While the rate of improvement will vary for each woman—it will depend on your milk supply and your baby's skill—most of the time you can solve your breastfeeding situation in two weeks, and sometimes after only two or three days.
If you follow each phase, or function, of the plan, you should get good results. To help you gauge your success, here's how a situation typically plays out:
This is good! The amount and type of supplement will vary with each situation. Here are some examples.
The purpose of pumping is to drain your breasts so your milk supply will increase. Up until now this probably hasn't been happening, but when you start pumping after each feeding, you're taxing and demanding more from your breasts. This can result in your pumping yields dropping during the first few days. Don't worry—just keep supplementing and pumping, and the situation should resolve itself.
If your supply is good and the problem is mostly with your baby's ability to access your milk, you might not have much of a problem with pump yields. In fact, you might not need to use any other form of supplementation besides your own breast milk. This is good, but it doesn't mean your supply won't need to be increased in order for your baby to get a full feeding. If you're only supplementing with your own breast milk and your yields are good, your feeding problem will likely be resolved in a few days.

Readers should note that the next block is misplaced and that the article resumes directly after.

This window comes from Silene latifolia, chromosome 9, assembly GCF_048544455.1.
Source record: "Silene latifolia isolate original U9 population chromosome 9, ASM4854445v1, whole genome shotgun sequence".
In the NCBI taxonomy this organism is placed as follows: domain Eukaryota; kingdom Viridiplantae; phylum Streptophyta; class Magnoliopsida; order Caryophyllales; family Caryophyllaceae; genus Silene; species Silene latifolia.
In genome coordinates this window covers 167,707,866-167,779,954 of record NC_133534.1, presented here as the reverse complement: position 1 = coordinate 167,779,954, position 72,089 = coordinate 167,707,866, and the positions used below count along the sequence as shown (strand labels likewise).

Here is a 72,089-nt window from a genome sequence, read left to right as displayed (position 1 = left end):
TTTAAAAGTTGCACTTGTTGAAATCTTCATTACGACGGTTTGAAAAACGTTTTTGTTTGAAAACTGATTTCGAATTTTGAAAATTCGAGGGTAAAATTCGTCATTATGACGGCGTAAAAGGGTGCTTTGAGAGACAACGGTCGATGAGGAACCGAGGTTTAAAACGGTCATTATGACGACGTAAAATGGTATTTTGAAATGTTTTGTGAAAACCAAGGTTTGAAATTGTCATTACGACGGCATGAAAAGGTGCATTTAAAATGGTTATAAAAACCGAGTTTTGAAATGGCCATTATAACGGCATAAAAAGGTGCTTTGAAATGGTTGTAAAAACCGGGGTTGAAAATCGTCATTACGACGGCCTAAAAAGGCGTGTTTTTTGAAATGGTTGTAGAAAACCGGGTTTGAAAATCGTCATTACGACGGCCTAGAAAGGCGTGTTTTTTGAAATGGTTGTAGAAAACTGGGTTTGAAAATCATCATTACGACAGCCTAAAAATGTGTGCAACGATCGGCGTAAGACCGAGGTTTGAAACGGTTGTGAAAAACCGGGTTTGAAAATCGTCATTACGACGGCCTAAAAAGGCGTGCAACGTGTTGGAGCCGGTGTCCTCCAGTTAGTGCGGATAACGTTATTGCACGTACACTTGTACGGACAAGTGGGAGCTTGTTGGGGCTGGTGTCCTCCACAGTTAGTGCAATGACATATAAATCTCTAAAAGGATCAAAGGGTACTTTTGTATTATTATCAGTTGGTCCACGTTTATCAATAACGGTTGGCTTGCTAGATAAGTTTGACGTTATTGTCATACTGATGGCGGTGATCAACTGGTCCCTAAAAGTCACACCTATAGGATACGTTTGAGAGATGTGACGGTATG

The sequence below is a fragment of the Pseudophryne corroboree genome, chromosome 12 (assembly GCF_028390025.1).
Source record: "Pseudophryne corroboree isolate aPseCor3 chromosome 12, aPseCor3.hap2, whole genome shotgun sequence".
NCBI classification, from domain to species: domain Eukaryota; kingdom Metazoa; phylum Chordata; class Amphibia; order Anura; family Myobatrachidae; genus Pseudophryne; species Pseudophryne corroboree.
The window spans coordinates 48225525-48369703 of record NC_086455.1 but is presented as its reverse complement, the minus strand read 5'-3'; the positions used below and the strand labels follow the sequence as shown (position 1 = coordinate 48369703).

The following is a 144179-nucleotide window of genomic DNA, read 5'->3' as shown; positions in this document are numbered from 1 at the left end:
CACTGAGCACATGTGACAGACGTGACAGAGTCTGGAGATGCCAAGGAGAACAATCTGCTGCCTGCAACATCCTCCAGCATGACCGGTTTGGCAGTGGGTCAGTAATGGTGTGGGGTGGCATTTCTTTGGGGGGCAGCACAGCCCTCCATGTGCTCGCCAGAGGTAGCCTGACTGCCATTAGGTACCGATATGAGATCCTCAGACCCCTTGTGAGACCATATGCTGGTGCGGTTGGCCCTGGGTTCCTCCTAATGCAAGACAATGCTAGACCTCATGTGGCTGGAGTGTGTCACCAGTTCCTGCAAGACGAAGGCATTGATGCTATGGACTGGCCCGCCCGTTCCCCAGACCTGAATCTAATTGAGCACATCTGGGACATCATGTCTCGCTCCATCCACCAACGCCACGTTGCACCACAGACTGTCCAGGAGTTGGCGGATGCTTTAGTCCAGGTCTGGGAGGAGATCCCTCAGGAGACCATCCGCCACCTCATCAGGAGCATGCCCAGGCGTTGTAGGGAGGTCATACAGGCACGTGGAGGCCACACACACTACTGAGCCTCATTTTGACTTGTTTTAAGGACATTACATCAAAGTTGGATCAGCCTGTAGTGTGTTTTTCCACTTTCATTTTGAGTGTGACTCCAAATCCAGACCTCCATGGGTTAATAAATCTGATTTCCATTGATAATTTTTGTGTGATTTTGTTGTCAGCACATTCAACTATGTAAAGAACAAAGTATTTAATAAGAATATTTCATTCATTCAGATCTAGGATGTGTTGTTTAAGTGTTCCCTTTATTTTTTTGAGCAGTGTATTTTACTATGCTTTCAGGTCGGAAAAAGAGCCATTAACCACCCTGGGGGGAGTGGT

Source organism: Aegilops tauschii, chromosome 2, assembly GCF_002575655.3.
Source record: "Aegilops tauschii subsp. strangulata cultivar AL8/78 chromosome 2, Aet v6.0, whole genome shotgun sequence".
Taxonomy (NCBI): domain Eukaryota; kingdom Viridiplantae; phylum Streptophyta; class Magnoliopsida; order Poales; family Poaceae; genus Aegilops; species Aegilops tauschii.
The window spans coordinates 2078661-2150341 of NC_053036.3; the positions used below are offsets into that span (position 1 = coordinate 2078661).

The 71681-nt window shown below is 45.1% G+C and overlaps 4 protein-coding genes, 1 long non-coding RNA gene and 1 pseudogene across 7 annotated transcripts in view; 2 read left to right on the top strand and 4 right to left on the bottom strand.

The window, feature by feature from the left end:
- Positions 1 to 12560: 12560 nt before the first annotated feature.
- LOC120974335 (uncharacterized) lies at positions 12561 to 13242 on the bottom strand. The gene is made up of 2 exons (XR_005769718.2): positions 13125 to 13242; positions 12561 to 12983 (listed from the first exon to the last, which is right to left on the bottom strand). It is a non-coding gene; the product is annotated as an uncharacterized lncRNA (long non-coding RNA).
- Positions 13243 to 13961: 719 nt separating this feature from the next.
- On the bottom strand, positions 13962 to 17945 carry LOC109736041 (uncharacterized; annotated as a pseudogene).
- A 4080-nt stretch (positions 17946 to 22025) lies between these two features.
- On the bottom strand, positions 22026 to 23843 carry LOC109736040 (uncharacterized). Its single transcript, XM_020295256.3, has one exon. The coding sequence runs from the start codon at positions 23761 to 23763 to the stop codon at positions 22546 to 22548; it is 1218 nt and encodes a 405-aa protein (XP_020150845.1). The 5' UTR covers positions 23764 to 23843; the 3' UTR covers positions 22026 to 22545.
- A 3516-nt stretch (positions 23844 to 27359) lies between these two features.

This is a great sign of improvement. It's why it's important to log both your pumping yields and the amount of supplementation your baby takes each time.
At this point, the only supplement you need is coming from your own breasts. If your baby is still taking significant amounts (over an ounce and a half) of your own pumped milk after each feeding, you'll still need to supplement.
This if often when everything comes together and breastfeeding begins to work. Your baby may start to reject the supplement in the bottle or only take small amounts of half an ounce or so. He might be able to access a full feeding from your breast alone if you give him more time on the breast. Keep him on longer than the 25 minutes you've been doing up until now and see how he does. Don't overdo it, though. After you've fed him a bit longer—from 40 to 45 minutes at the most—take him off, supplement and pump. Continue to pump after feedings until you're sure he's getting a full feeding from your breast each time. This could happen suddenly or gradually.
Once you've reached the above milestones, you can start to drop pumping sessions one at a time. It's best to drop one session and wait a couple of days, then lose another at the opposite end of where you dropped the first. So if you dropped the 3 a.m. feeding, you'll lose the 3 p.m. one next. It might take 2 weeks to wean yourself completely off pumping after feedings; slower and gradual is always better, so that's fine. You'll want to make sure your baby is able to "drive" the supply on his own, and that he isn't doing well only because you've been keeping the supply up from pumping.
Tips for success
Source: Heather Kelly is an International Board Certified Lactation Consultant (IBCLC)